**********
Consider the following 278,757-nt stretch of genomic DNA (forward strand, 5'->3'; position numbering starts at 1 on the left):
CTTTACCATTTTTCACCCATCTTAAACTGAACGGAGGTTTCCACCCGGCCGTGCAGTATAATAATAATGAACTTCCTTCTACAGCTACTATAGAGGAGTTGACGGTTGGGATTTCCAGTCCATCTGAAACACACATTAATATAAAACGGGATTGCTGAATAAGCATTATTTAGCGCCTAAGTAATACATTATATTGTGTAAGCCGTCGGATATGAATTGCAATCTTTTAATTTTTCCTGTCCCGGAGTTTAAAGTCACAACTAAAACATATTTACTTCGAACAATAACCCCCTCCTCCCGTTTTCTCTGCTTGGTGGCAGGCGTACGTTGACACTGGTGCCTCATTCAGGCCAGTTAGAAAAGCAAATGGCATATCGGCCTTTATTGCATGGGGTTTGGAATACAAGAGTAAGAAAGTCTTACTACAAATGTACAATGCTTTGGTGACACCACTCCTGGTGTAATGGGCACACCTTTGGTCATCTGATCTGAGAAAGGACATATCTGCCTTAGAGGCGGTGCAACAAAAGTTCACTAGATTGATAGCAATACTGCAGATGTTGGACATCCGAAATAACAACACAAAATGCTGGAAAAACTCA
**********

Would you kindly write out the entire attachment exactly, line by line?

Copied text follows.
Consider the following 278,757-nt stretch of genomic DNA (forward strand, 5'->3'; position numbering starts at 1 on the left):
CTTTACCATTTTTCACCCATCTTAAACTGAACGGAGGTTTCCACCCGGCCGTGCAGTATAATAATAATGAACTTCCTTCTACAGCTACTATAGAGGAGTTGACGGTTGGGATTTCCAGTCCATCTGAAACACACATTAATATAAAACGGGATTGCTGAATAAGCATTATTTAGCGCCTAAGTAATACATTATATTGTGTAAGCCGTCGGATATGAATTGCAATCTTTTAATTTTTCCTGTCCCGGAGTTTAAAGTCACAACTAAAACATATTTACTTCGAACAATAACCCCCTCCTCCCGTTTTCTCTGCTTGGTGGCAGGCGTACGTTGACACTGGTGCCTCATTCAGGCCAGTTAGAAAAGCAAATGGCATATCGGCCTTTATTGCATGGGGTTTGGAATACAAGAGTAAGAAAGTCTTACTACAAATGTACAATGCTTTGGTGACACCACTCCTGGTGTAATGGGCACACCTTTGGTCATCTGATCTGAGAAAGGACATATCTGCCTTAGAGGCGGTGCAACAAAAGTTCACTAGATTGATAGCAATACTGCAGATGTTGGACATCCGAAATAACAACACAAAATGCTGGAAAAACTCA